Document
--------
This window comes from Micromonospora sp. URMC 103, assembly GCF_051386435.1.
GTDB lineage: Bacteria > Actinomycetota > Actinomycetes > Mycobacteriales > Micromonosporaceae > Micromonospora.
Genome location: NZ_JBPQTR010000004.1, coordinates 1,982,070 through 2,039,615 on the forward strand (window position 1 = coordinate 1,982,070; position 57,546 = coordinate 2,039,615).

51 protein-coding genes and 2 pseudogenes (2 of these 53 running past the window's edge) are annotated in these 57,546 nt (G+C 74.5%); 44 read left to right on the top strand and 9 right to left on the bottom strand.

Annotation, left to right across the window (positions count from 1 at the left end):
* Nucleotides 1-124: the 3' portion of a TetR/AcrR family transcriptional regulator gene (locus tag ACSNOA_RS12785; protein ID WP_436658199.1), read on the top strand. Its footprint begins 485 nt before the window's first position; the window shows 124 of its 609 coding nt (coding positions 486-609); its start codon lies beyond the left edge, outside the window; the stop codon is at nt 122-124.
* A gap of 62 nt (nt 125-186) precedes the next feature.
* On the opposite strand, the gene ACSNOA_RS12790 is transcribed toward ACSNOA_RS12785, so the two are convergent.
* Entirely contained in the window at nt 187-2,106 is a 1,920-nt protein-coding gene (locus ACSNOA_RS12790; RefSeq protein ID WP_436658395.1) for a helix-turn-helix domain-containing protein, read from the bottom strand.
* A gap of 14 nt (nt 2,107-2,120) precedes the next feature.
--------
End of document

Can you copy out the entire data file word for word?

This window comes from Micromonospora sp. URMC 103, assembly GCF_051386435.1.
GTDB lineage: Bacteria > Actinomycetota > Actinomycetes > Mycobacteriales > Micromonosporaceae > Micromonospora.
Genome location: NZ_JBPQTR010000004.1, coordinates 1,982,070 through 2,039,615 on the forward strand (window position 1 = coordinate 1,982,070; position 57,546 = coordinate 2,039,615).

51 protein-coding genes and 2 pseudogenes (2 of these 53 running past the window's edge) are annotated in these 57,546 nt (G+C 74.5%); 44 read left to right on the top strand and 9 right to left on the bottom strand.

Annotation, left to right across the window (positions count from 1 at the left end):
* Nucleotides 1-124: the 3' portion of a TetR/AcrR family transcriptional regulator gene (locus tag ACSNOA_RS12785; protein ID WP_436658199.1), read on the top strand. Its footprint begins 485 nt before the window's first position; the window shows 124 of its 609 coding nt (coding positions 486-609); its start codon lies beyond the left edge, outside the window; the stop codon is at nt 122-124.
* A gap of 62 nt (nt 125-186) precedes the next feature.
* On the opposite strand, the gene ACSNOA_RS12790 is transcribed toward ACSNOA_RS12785, so the two are convergent.
* Entirely contained in the window at nt 187-2,106 is a 1,920-nt protein-coding gene (locus ACSNOA_RS12790; RefSeq protein ID WP_436658395.1) for a helix-turn-helix domain-containing protein, read from the bottom strand.
* A gap of 14 nt (nt 2,107-2,120) precedes the next feature.